DIRECT: MY BEST SHOT

By LIBBY BROCKOFF, campaignlive.co.uk, Friday, 07 November 1997 12:00AM

w@nk.f@cky.menta//.sh/t// b@ll*cks. That’s generally the response in the UK when you ask people how they feel about the Internet. Most people are frightened to go near it, and would rather be tortured by Mongolian midgets than sit in front of a screen and ’surf’. And justifiably so, because advertising in this sector is a garbled mess of technobabble and Web-waffle, with annoying software cascading out of every magazine you pick up.

w@nk.f@cky.menta//.sh/t// b@ll*cks. That’s generally the response

in the UK when you ask people how they feel about the Internet. Most

people are frightened to go near it, and would rather be tortured by

Mongolian midgets than sit in front of a screen and ’surf’. And

justifiably so, because advertising in this sector is a garbled mess of

technobabble and Web-waffle, with annoying software cascading out of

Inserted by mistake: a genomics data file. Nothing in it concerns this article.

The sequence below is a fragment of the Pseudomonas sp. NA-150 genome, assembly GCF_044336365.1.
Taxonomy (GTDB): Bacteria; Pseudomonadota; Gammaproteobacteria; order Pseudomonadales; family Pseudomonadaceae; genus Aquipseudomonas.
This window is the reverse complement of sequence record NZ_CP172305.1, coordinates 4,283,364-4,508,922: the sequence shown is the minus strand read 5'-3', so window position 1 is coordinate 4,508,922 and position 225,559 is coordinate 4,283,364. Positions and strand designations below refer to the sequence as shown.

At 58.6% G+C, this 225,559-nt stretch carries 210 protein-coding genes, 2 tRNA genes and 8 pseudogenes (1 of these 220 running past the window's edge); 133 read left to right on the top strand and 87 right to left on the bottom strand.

every magazine you pick up.



VirginNet intends to do for the Internet what Virgin Atlantic did for

air travel - demystify the process and make it relevant to our

lives.



Our task was not only to launch VirginNet but to convince our

grandmothers, and anyone else in the UK, to try it free for one

month.



Faced with this daunting communications challenge, we developed an

arrow.



A simple everything-you-need-to-know unit, pointing people in the

direction of what the Internet can do for them (phone number included,

of course - this is direct response).



Then we let it roam the streets. We found there was nothing you couldn’t

stick it on. Why not a dog, a lamppost, your postman’s forehead or Jay

Pond-Jones’s Prada loafers? The Internet is about everything in your

life.



The arrows are due to appear randomly in Time Out editorial, newspapers,

press ads and throughout Virgin Megastores. Once we had the simple idea,

the media had to become the most creative part. So we pointed the arrow

at John Gittings of Manning Gottlieb Media, who filled in the blanks

brilliantly.



Libby Brockoff is a partner at Mother.



This article was first published on campaignlive.co.uk

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